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UPDATE2 UK ISPs to Send First Internet Piracy Warning Letters this Month

Posted Tuesday, January 10th, 2017 (8:29 am) by Mark Jackson (Score 8,588)
piracy internet UK STOP sign

ISPreview.co.uk can today confirm that the first Internet piracy warning letters (aka – “subscriber alerts” or “educational emails“) will this month begin to be sent by all of the biggest broadband ISPs. The “alerts” will be issued to those users who are suspected of engaging in online copyright infringement.

The scheme, which forms part of the Government fostered Creative Content UK (CCUK) initiative that has been gestating for a very long time (here and here), is “voluntarily” supported by BT, Virgin Media, TalkTalk and Sky Broadband.

As part of this the ISPs have agreed to adopt a Voluntary Copyright Alert Programme (VCAP), which aims to “send millions of educational notices” to those detected by copyright owners as infringing their content via “unlawful” Peer-to-Peer (P2P) File-Sharing (e.g. BitTorrent) networks (these networks will often expose your IP address to the public Internet and Rights Holders can spot that).

Unlike the bullying letters sent by dubious copyright protection firms (aka – “speculative invoicing“), the “alerts” issued by this new system will NOT contain any threats or demands for money and should only act as a tool for educating customers about the legal alternatives (Netflix and Spotify etc.). The idea is to discourage future infringement, as opposed to punishment.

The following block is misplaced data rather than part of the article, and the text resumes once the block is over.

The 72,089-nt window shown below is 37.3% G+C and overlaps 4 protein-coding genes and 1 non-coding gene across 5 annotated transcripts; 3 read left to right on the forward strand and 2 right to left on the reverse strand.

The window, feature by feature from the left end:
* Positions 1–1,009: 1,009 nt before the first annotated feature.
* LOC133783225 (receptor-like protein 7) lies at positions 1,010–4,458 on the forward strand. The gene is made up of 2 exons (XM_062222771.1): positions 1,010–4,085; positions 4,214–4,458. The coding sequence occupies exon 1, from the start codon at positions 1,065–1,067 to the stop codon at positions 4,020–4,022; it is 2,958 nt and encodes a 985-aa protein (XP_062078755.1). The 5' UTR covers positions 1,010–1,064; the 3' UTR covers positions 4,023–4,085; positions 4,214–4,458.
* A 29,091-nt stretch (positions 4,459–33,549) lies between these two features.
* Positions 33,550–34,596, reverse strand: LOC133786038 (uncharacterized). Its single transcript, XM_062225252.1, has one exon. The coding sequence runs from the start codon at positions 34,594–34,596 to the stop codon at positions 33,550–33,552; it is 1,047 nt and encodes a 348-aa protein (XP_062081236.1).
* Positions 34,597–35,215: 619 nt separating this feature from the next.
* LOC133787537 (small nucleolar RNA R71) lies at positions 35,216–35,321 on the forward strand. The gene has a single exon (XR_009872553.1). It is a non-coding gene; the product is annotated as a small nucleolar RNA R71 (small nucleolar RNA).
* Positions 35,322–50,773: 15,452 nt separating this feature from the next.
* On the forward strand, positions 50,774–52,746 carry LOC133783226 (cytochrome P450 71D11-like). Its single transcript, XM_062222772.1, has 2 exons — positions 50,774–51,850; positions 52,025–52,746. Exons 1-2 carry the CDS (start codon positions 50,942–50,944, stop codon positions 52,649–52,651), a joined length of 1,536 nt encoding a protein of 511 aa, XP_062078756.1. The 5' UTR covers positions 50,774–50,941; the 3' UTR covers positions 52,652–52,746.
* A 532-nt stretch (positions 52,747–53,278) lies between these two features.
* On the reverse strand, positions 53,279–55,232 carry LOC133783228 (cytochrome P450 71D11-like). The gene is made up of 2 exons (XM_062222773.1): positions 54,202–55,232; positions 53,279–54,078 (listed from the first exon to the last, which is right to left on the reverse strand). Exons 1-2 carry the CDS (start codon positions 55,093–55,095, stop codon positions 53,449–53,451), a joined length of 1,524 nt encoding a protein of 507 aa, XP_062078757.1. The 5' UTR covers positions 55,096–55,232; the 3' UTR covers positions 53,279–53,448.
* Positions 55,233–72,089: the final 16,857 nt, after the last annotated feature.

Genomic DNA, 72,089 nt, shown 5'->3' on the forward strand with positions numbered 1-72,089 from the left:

A Spokesperson for Virgin Media told ISPreview.co.uk:

“ISPs will not carry out any monitoring of their subscribers’ activity. Right holders will not have access to any personal information about alleged infringers. Right holders will merely flag to participating ISPs individual IP addresses (in “Copyright Infringement Reports” – or CIRs) that have been detected and verified where those IP addresses have been used to upload and share infringing content using ISPs’ networks. Rights holders will do this by using proven electronic scanning technologies which will be searching publicly available information.

No CIR will be sent to an ISP until it has been confirmed by the right holders that copyright infringement has taken place – and no educational email will be sent to a subscriber until the IP address in the applicable CIR that “triggers” the email can be matched to the correct active subscriber account. The entire programme is fully compliant with applicable laws and regulations including the Data Protection Act 1998 – and with best practices as published by the ICO (Information Commissioner’s Office).”